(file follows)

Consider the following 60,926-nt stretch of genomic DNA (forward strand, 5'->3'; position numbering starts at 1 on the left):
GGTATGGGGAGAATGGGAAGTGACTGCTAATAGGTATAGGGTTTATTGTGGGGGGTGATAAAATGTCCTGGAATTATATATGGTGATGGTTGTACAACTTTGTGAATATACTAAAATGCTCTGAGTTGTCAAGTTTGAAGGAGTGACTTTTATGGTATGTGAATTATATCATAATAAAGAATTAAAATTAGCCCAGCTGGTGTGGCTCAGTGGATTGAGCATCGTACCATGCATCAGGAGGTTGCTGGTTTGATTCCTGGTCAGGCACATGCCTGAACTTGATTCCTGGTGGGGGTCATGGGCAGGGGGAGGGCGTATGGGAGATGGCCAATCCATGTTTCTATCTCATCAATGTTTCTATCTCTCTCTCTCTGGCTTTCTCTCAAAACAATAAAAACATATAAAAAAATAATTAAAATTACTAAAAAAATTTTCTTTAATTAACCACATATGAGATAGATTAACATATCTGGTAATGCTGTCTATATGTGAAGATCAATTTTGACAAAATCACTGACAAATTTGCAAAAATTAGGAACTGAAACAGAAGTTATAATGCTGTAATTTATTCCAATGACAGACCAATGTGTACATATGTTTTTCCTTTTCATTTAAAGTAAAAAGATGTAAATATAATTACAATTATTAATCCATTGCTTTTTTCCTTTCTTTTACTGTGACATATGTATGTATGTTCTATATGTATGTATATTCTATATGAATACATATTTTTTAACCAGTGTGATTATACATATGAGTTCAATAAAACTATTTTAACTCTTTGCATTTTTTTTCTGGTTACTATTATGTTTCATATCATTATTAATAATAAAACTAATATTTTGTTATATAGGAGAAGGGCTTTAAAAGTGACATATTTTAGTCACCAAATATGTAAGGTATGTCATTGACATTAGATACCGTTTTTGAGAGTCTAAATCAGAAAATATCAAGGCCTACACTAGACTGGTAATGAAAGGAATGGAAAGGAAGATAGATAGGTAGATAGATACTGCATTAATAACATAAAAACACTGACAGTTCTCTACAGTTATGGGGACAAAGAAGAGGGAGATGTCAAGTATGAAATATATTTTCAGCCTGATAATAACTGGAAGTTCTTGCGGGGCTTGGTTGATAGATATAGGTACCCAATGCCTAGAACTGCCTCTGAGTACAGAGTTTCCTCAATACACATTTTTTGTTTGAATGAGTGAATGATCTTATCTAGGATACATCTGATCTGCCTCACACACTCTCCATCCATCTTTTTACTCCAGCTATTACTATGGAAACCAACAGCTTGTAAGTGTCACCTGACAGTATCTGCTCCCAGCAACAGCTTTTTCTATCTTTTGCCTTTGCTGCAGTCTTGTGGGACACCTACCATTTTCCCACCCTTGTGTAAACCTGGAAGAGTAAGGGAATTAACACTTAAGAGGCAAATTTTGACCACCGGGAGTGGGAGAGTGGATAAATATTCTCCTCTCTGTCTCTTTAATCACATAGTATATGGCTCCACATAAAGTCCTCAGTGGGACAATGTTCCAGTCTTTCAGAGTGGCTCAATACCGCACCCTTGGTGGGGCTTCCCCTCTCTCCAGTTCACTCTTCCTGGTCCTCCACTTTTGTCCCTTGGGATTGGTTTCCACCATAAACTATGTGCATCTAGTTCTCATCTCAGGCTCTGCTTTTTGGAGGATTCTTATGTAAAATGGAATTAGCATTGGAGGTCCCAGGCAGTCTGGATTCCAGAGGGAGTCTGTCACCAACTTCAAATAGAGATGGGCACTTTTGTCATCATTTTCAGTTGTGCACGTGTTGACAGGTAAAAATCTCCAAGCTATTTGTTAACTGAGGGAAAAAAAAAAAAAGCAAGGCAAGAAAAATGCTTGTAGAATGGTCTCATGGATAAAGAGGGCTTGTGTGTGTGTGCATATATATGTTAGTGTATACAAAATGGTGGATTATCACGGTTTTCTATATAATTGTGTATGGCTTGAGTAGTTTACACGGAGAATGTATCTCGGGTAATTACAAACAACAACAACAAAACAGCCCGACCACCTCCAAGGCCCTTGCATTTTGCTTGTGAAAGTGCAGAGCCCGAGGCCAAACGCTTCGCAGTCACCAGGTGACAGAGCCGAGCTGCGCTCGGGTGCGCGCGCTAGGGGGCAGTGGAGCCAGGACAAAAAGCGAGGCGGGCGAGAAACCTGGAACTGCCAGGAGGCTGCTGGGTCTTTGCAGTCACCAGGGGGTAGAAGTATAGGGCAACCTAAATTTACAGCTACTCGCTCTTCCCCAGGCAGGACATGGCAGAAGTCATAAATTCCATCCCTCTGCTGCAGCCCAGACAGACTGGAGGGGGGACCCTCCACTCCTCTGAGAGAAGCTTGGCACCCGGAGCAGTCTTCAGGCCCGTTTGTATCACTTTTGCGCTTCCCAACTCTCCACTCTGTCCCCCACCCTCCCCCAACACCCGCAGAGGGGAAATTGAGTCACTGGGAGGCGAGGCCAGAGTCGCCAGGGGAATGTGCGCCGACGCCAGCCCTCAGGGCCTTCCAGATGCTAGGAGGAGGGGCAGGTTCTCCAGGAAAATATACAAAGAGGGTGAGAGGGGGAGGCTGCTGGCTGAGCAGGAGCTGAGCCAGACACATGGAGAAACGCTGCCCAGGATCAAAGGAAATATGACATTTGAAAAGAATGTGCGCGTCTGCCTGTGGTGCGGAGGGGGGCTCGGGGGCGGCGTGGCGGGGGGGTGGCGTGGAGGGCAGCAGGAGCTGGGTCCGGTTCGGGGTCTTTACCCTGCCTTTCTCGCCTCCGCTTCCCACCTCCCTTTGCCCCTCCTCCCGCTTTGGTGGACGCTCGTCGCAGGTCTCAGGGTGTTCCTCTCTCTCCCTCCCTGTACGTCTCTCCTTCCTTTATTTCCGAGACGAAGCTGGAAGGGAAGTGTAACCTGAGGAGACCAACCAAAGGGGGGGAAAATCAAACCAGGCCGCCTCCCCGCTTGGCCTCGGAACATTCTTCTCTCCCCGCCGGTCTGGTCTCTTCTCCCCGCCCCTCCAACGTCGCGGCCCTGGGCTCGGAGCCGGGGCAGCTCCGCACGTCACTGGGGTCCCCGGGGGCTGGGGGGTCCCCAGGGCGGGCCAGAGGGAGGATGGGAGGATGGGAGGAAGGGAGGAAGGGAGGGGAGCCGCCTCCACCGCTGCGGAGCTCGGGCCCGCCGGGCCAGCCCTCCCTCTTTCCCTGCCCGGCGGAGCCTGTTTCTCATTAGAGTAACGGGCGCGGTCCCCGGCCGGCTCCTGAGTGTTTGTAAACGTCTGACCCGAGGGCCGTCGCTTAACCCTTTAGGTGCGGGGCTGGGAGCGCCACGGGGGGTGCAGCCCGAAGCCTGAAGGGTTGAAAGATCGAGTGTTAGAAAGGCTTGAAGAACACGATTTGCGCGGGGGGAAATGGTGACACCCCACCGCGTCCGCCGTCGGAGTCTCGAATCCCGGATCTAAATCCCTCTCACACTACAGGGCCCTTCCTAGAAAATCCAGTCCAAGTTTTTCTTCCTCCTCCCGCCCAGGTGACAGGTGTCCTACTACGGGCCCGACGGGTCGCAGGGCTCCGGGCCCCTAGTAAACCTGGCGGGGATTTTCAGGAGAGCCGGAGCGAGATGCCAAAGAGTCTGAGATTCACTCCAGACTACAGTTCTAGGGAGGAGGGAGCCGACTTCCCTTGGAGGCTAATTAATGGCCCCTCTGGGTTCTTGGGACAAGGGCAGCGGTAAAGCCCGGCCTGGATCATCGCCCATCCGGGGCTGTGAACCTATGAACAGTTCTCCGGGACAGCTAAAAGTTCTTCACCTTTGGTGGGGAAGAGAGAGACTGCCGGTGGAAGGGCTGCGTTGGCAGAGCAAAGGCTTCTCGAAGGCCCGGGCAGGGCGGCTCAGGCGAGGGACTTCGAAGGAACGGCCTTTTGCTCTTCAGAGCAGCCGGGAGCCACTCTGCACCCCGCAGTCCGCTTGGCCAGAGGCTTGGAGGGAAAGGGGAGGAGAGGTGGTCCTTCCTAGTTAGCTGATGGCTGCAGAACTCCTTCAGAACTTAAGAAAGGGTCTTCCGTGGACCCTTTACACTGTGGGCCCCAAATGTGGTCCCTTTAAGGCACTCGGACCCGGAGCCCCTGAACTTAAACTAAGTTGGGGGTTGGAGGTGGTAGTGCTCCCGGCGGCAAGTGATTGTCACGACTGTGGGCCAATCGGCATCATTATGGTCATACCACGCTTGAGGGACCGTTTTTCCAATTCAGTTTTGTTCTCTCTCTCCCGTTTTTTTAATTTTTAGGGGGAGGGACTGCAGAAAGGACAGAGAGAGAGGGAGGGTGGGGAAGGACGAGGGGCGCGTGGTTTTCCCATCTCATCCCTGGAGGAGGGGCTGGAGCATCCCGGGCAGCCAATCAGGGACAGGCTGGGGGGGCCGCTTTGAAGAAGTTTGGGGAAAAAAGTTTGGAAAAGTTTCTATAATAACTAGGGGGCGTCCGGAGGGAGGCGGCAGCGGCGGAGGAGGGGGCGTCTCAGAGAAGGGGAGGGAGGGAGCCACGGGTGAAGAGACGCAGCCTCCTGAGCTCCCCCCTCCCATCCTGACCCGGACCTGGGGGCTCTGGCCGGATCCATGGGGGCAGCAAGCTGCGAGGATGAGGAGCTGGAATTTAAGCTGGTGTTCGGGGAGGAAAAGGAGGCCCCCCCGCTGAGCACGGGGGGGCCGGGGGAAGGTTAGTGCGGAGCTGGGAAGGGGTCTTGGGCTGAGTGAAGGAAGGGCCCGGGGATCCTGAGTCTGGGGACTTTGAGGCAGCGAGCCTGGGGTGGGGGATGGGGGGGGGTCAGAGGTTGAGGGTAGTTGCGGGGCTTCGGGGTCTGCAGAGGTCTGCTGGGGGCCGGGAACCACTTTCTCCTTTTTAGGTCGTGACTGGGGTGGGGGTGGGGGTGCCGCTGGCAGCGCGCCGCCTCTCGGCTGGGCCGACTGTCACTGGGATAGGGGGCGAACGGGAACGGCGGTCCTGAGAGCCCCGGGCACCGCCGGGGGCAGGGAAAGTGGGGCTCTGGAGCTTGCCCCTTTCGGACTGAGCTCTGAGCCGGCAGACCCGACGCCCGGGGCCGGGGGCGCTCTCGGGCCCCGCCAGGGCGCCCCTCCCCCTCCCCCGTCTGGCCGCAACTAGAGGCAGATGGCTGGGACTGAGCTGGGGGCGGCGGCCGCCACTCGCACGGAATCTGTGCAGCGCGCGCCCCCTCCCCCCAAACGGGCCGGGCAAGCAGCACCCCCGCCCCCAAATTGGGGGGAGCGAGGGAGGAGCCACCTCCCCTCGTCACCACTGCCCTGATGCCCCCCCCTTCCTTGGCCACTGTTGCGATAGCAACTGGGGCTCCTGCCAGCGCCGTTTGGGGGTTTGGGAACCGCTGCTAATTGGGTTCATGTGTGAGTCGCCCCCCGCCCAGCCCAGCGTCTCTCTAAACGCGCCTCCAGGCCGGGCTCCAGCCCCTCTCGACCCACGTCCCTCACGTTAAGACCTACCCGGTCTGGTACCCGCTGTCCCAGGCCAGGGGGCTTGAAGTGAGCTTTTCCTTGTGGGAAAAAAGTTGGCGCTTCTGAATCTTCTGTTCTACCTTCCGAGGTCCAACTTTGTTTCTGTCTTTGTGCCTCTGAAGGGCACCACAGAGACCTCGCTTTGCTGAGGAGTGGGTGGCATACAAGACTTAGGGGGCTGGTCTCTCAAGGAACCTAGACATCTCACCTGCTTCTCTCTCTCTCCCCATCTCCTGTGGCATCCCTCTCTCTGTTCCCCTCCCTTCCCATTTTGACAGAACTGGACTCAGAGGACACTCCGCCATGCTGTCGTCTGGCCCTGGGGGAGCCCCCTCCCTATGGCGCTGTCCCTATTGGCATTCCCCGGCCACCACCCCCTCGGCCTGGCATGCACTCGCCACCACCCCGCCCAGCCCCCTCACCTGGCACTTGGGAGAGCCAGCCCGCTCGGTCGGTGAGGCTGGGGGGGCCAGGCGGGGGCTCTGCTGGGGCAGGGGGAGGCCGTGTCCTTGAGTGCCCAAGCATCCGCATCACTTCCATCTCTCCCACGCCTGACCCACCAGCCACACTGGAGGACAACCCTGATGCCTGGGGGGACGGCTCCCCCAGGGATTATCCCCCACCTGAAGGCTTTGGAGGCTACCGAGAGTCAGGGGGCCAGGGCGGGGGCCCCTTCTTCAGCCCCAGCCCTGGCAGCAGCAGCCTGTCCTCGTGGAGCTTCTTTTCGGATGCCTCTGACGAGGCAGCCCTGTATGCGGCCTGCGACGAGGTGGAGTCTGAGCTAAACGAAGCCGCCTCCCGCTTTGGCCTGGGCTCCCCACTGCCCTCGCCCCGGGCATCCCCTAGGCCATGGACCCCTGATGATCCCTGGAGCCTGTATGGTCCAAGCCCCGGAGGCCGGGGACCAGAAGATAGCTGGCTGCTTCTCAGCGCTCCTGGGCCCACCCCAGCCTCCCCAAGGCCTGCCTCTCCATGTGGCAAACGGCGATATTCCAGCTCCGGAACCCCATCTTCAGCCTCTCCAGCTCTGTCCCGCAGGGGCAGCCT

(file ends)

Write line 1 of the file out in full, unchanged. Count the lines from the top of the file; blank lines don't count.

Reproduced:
Consider the following 60,926-nt stretch of genomic DNA (forward strand, 5'->3'; position numbering starts at 1 on the left):